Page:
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“What is the most valuable thing that critics do? We point the audiences toward exciting new work, new directors, new performers, new themes; we make connections among a wide variety of films, coax out an impulse, a tendency from the ground plan or the unconscious of a movie and make it part of history, politics, or a director’s biography. Evocation, interpretation, evaluation, resistance to the industry, defense of the artists, an accounting with history and an opening to the future - the tasks remain the same as ever.”

—   David Denby, Do the Movies Have a Future

“What someone’s lies reveal about them (aspirations to being an accomplished writer, fantasies of an exotic history and a cosmopolitan family) are always sadder than the fact of the lies themselves. These inventions illuminate the negative spaces of someone’s self-image, their vanity and insecurities and most childish wishes, as we can infer from warped starlight the presence of a far vaster mass of dark matter.”

—   Tim Kreider, ”The Czar’s Daughter” in We Learn Nothing
Paul Auster, The Locked Room

“Once I started to understand the nature of illegitimate structures of authority, I realized that people (including me) were not inherently evil or stupid, and that human nature (including mine) was complex and sometimes maddening, but not inherently aimed at the destruction of the world.”

—   Robert Jensen, Citizens of the Empire, (Jensen contra Gray)

“Folklore is the boiled-down juice of human living.”

—   Zora Neale Hurston

“Boredom arises from the loss of meaning, which in turn comes in part from a failure of religio or connectedness with one another and with our past.”

—   Margaret Visser, Much Depends on Dinner

“There is nothing more to say about the furnishings. They were anything but describable, having been conceived, manufactured, shipped, and sold in various states of thoughtlessness, greed, and indifference.”

—   Toni Morrison, The Bluest Eye

At that time, there was a series of assumptions everybody had to accept in order even to be allowed to enter serious public debate. They were presented like a series of self-evident equations. “The market” was equivalent to capitalism. Capitalism meant exorbitant wealth at the top, but it also meant rapid technological progress and economic growth. Growth meant increased prosperity and the rise of a middle class. The rise of a prosperous middle class, in turn, would always ultimately equal stable democratic governance. A generation later, we have learned that not one of these assumptions can any longer be assumed to be correct.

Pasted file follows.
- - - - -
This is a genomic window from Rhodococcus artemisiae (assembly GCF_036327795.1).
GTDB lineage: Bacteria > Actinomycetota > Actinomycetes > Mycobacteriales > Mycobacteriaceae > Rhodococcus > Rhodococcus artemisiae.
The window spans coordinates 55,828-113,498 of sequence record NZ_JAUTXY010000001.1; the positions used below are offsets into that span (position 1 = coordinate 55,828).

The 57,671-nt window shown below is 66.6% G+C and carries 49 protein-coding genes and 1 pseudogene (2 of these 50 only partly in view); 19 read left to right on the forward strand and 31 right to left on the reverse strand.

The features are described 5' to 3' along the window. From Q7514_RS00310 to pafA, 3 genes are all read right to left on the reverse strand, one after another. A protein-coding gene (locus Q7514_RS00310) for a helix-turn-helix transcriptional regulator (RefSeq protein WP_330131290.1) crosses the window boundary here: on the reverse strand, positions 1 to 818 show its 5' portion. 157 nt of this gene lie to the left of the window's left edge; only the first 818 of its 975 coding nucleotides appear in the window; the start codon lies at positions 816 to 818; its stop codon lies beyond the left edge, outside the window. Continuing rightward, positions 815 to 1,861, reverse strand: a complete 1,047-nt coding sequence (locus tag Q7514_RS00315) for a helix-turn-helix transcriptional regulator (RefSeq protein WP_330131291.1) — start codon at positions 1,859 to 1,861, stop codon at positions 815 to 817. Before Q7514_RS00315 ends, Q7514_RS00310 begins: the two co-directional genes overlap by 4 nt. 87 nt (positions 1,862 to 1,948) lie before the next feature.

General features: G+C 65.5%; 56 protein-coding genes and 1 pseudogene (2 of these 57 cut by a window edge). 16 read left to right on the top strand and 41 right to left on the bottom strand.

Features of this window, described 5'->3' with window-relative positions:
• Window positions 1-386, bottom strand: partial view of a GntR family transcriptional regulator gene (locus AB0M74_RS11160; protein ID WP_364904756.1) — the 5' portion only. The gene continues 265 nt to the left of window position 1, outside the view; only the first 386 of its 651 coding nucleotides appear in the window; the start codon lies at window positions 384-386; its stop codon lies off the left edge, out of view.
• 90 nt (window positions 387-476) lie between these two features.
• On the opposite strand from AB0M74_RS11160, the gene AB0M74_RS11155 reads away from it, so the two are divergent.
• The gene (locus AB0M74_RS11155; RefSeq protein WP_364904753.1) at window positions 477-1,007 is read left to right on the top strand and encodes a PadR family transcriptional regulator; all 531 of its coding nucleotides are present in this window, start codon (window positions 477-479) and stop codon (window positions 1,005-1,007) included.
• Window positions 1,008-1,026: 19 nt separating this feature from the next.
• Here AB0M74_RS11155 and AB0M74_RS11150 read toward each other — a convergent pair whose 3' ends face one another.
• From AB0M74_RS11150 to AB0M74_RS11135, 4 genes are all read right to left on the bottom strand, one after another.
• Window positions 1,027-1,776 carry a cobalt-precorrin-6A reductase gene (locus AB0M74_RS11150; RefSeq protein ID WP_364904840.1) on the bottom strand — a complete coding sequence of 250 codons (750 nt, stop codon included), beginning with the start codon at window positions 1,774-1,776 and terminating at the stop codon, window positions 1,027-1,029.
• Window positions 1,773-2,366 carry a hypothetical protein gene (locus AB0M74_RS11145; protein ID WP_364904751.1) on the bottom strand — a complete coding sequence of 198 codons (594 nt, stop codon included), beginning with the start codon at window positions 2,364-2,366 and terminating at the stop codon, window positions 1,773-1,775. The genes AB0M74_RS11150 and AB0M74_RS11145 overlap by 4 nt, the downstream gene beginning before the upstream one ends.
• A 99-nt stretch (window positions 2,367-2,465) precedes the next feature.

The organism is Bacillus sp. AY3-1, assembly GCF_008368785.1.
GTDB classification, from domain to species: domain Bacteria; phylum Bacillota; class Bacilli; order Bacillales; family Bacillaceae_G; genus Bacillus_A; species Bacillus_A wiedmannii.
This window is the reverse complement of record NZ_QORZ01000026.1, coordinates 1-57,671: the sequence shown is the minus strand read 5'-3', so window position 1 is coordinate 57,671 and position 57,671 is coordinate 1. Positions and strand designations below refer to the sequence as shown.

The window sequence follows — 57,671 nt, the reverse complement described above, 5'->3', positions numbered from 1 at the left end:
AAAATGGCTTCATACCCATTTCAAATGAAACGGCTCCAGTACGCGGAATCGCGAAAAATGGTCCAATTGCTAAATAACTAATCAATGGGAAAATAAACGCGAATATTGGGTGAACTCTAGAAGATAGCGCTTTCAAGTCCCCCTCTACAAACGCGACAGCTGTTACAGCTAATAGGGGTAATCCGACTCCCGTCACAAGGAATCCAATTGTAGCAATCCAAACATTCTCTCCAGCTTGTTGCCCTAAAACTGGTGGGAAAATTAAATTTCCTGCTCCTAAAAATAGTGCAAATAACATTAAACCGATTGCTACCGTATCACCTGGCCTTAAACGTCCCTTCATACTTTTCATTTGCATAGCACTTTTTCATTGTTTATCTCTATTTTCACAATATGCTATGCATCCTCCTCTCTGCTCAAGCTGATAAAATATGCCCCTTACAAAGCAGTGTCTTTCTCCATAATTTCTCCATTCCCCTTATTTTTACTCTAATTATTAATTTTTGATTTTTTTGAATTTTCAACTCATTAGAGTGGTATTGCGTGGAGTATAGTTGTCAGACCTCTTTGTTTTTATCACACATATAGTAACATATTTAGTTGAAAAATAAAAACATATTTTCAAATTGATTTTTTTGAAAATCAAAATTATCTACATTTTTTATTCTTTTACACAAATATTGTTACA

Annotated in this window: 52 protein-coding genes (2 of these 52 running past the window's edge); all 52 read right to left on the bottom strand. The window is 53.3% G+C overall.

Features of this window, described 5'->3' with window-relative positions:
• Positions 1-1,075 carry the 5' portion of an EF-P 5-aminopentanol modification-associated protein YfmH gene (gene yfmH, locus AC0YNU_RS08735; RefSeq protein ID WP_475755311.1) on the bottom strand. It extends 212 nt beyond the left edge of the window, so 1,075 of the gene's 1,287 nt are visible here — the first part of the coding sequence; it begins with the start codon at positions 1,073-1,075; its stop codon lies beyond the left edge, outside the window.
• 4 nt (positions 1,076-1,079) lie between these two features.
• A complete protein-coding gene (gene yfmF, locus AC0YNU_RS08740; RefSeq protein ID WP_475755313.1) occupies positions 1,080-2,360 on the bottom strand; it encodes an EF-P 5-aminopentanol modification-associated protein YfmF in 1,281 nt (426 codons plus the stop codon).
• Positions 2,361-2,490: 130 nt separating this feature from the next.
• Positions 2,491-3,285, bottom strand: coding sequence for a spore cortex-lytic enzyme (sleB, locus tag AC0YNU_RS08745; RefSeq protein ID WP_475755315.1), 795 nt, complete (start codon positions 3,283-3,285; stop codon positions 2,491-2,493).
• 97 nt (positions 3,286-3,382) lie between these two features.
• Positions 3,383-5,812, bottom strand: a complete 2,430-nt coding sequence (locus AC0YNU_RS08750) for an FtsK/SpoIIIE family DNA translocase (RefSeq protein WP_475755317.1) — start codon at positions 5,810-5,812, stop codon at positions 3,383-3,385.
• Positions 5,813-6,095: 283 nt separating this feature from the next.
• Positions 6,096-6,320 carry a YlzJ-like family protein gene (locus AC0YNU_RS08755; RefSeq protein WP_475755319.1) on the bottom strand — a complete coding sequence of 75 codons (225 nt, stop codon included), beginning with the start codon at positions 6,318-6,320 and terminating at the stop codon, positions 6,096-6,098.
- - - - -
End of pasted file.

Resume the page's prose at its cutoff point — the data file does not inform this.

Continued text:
The real importance of Thomas Piketty’s blockbuster, Capital in the 21st Century, is that it demonstrates, in excruciating detail (and this remains true despite some predictable petty squabbling) that, in the case of at least one core equation, the numbers simply don’t add up. Capitalism does not contain an inherent tendency to civilise itself. Left to its own devices, it can be expected to create rates of return on investment so much higher than overall rates of economic growth that the only possible result will be to transfer more and more wealth into the hands of a hereditary elite of investors, to the comparative impoverishment of everybody else.

“[W]hat we are used to calling “the rise of the West” is probably better thought of, in world-system terms, as the emergence of […] the “North Atlantic system,” which gradually replaced the Mediterranean semi-periphery, and emerged as a world economy of its own, rivaling, and then gradually, slowly, painfully, incorporating the older world economy that had centered on the cosmopolitan societies of the Indian Ocean. This North Atlantic world-system was created through almost unimaginable catastrophe: the destruction of entire civilizations, mass enslavement, the death of at least a hundred million human beings.”

—   David Graeber, “There Never Was a West” in Possibilities

“[If] private enterprise works for profit and (practically) nothing else; if its pursuit of other objectives is in fact solely dependent on profit-making and constitutes merely its own choice of what to do with some of that profits, then the sooner this is made clear the better.”

—   E.F. Schumacher, Small is Beautiful: Economics as if People Mattered